Inpatient sleep consultation

Ikuyo Imayama, Chithra Poongkunran, Matthew Chow, Ashima S. Sahni, Lisa F. Wolfe, Bharati Prasad*

*Corresponding author for this work

Research output: Chapter in Book/Report/Conference proceedingChapter


Sleep disordered breathing (SDB) is increasingly recognized as a presenting or major comorbid diagnosis in hospitalized patients. However, there is no clear guidance on indications for inpatient sleep medicine consultation, SDB evaluation in inpatient versus outpatient setting, or optimal timing and type of positive airway pressure (PAP) treatment to be provided. Figure 8.1 gives an algorithmic approach to inpatient sleep medicine. Variations in the availability of diagnostic tests such as inpatient sleep test and pulmonary function test, and insurance coverage of PAP devices upon discharge are potential factors that limit standardized recommendations. Observational studies show that SDB is associated with increased risk for in-hospital and post-discharge adverse outcomes and compliance with PAP therapy decreases this risk. In particular, specific subgroups of patients may benefit from intervention during hospitalization, including (1) chronic respiratory failure due to severe lung disease such as chronic obstructive pulmonary disease, (2) chronic respiratory failure due to neuromuscular or thoracic cage disease, and (3) SDB in heart failure or postoperative individuals. However, the benefits of inpatient consultation on patients' outcomes are yet to be determined. Sleep disorders are common in the general population and likely even more common in the hospital setting. A systematic review of 22 studies of sleep in the ICU showed 50-67% of patients reported disturbed sleep 1-month post-discharge [53]. Neurophysiologic studies have supported these subjective reports, with studies showing that patients in the ICU have altered sleep architecture with decreased total sleep time, increased arousals, increased N1 and N2 sleep, and decreased N3 and REM sleep [54]. These changes not only lead to functional disability and increased morbidity, but can also lead to cognitive difficulty, impaired attention, and psychomotor slowing. In the acute inpatient setting, these changes can also blunt one's respiratory drive, exacerbate sleep disordered breathing, and lead to circadian desynchronization that can prolong hospital stay and impede one's functional recovery [55, 56]. There are many potential factors that contribute to poor sleep in the hospital, including unfamiliar environment, external noise (from other patients, providers, and medical devices), sleep interruption from care interactions, medications, and artificial light exposure [57]. The hospital setting also affords the unique opportunity for an individual's sleep to be actively monitored by a healthcare professional. While sleep disordered breathing may be the most observed inpatient sleep finding, other common sleep disturbances, such as insomnia and circadian rhythm abnormalities, may also be present. Less common sleep disorders such as hypersomnias, parasomnias, and sleep-related movement disorders, may also occur, especially among patients who are hospitalized for a neurologic condition.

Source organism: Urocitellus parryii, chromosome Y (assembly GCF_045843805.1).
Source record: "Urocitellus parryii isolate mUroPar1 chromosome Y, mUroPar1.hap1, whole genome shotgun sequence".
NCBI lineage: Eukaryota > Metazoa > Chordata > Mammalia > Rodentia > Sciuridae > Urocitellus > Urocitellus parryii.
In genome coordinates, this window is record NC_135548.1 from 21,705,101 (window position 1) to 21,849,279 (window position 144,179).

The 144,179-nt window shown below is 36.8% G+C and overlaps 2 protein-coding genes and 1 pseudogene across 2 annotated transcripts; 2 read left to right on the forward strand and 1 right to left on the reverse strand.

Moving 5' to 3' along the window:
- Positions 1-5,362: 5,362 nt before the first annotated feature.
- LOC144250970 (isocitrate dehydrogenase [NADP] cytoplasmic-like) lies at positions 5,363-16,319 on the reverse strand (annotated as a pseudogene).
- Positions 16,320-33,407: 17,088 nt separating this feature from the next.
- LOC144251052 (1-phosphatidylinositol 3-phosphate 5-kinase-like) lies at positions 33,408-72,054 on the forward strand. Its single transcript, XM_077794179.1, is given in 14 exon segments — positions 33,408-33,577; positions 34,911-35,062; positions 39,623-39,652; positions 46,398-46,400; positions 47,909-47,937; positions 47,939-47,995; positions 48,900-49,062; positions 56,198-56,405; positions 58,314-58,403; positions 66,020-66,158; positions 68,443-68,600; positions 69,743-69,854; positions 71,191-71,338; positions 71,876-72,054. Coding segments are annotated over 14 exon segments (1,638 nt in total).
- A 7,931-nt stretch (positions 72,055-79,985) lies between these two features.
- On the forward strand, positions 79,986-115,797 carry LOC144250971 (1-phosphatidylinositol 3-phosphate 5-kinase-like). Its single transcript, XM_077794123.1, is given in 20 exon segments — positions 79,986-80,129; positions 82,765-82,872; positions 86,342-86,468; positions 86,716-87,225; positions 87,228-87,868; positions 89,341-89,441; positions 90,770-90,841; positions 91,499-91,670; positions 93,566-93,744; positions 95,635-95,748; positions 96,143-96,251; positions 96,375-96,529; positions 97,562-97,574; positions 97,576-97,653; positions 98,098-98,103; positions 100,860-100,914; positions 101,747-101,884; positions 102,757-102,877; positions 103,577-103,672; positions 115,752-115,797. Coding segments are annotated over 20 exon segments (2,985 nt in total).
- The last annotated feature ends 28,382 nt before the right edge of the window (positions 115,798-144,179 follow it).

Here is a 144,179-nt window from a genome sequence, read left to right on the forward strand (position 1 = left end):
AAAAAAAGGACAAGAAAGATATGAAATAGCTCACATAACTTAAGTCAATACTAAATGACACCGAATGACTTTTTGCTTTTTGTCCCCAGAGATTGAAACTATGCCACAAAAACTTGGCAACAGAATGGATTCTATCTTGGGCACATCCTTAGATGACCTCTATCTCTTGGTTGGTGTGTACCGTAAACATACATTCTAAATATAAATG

Original languageEnglish (US)
Title of host publicationSleep Disorders
Subtitle of host publicationAn Algorithmic Approach to Differential Diagnosis
PublisherSpringer International Publishing
Number of pages28
ISBN (Electronic)9783030653026
ISBN (Print)9783030653019
StatePublished - Apr 24 2021


  • Hospitalized patients
  • Inpatient sleep consultation
  • Noninvasive ventilation
  • Sleep disordered breathing

ASJC Scopus subject areas

  • General Medicine


Dive into the research topics of 'Inpatient sleep consultation'. Together they form a unique fingerprint.

Cite this